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For the study, Andics, a researcher in the Department of Ethology and MTA-ELTE Comparative Ethology Research Group at Eötvös Loránd University, and his colleagues trained 13 dogs to lie down completely motionless in an fMRI brain scanner as their trainers talked to them. Prior studies on speech processing required more invasive methods conducted on animals such as rodents, but, in this case, the dogs were not restrained. If they indicated discomfort in any way, such as by wiggling a bit, the sessions were immediately stopped.
Meaningful, but not meaningless, words were processed in the dogs' left hemisphere, the brain activation images showed. The dogs' right hemisphere, conversely, activated when they were distinguishing different types of intonation, such as happy praising tones versus more neutral ones. As all of this audible information is taken in, a dog is then capable of understanding a familiar phrase, such as "Good boy!"
originally posted by: hubrisinxs
a reply to: TheAmazingYeti
My current dog is almost 3 years old and I have noticed time and time again that she seems to have so many human-like responses to stimuli.
Example: I might get upset while playing Madden or something, my dog starts to bark and gets upset too, which make me laugh, and then she looks at me like I am crazy.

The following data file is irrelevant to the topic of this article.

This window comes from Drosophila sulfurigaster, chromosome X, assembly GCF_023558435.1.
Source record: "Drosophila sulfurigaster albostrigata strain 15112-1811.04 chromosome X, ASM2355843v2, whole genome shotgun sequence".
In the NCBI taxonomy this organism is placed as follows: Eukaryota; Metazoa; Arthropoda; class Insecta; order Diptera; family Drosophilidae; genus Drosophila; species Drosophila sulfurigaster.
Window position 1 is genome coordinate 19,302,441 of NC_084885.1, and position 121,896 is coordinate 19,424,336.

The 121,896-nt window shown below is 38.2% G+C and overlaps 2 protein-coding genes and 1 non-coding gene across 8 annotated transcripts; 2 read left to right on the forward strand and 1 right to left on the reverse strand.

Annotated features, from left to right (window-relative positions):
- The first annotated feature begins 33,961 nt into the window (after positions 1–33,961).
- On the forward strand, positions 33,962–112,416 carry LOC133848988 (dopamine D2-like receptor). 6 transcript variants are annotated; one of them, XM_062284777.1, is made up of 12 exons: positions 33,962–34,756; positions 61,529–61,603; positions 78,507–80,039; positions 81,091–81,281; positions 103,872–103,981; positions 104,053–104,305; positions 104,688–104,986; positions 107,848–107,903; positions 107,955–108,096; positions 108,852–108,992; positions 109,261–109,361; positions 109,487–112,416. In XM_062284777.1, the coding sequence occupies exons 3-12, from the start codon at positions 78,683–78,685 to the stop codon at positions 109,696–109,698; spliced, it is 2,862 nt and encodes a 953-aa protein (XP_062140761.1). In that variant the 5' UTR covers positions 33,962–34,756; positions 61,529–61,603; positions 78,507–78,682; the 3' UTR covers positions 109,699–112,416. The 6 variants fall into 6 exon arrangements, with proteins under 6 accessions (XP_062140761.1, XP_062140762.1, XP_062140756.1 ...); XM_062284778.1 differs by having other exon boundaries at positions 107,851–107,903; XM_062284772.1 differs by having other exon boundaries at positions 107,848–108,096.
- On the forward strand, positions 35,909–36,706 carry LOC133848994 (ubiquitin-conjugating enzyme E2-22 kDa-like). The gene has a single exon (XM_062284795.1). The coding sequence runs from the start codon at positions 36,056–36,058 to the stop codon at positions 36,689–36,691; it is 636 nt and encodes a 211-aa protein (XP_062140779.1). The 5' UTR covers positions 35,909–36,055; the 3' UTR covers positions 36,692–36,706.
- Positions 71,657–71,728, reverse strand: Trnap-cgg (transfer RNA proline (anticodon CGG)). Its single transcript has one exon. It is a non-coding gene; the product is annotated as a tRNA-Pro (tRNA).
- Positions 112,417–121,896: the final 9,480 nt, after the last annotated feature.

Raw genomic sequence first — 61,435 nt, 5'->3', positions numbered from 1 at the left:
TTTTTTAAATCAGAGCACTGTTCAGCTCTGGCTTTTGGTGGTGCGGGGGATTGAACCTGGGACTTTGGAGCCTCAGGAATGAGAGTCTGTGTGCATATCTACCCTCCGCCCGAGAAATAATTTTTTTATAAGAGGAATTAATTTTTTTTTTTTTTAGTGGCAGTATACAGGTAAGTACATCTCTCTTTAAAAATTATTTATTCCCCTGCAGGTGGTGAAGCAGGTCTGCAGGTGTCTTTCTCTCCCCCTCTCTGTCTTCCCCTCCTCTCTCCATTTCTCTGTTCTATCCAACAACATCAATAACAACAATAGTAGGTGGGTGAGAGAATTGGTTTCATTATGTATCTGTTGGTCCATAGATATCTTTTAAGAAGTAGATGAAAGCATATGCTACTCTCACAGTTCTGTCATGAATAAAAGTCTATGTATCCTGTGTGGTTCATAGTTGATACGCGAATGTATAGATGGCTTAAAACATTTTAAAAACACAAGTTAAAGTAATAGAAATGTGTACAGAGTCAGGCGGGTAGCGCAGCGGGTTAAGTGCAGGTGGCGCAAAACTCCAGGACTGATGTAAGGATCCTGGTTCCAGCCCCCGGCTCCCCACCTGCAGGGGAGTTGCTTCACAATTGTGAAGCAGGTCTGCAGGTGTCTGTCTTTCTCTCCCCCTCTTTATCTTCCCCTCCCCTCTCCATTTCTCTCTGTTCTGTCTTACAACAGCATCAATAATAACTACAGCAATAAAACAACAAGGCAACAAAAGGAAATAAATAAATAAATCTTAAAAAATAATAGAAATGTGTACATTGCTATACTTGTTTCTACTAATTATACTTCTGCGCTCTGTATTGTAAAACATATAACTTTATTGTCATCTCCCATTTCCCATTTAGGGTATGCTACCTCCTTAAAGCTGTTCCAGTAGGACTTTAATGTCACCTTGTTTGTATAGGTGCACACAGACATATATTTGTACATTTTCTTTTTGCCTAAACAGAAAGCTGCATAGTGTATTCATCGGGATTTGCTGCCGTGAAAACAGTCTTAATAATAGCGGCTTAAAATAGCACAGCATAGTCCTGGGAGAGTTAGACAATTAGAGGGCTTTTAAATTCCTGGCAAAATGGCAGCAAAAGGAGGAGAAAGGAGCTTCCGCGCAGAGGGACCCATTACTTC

My dog knows how to sit, and stay and stuff. But there are other works that seem to work too. Like the word breakfast always makes her tail go crazy and she will bolt to the kitchen. My wife can ask for kisses and she will lick her on the face.
I just feel like she understands more than most people would give her credit for. Love my dog, and neat post and video.
S & F
Science shows dogs really CAN recognise our faces 8 AUG 2015
If dogs had simply learnt, but not evolved, to recognise human faces - for example, as a result of associating its owner's face with food - the researchers would have expected the reward region of the brain to light up too. But this wasn't the case.
Publishing their results in the journal PeerJ, the team has now named the region of the brain the 'dog face area', or DFA, based on the fusiform face area, or FFA, which is one of three facial-recognition regions in the human brain.
The results are obviously limited by the small sample size of dogs involved, but Berns and the team now hypothesise that perhaps facial recognition is a crucial ability in any social or 'pack' animal, such as humans, primates, and canines. And in the future they hope to find out more about how this skill evolved.
originally posted by: IgnoranceIsntBlisss
Happened across this just now:
I'm not a dog owner so I dont study them. They require constantly being in the pack, constant attention. I see it as a sort of cruelty if there would ever be gaps in such, likewise spending all the time with them to properly train them lots of stuff. I feel if cant ensure do that then not a good time to bring one in.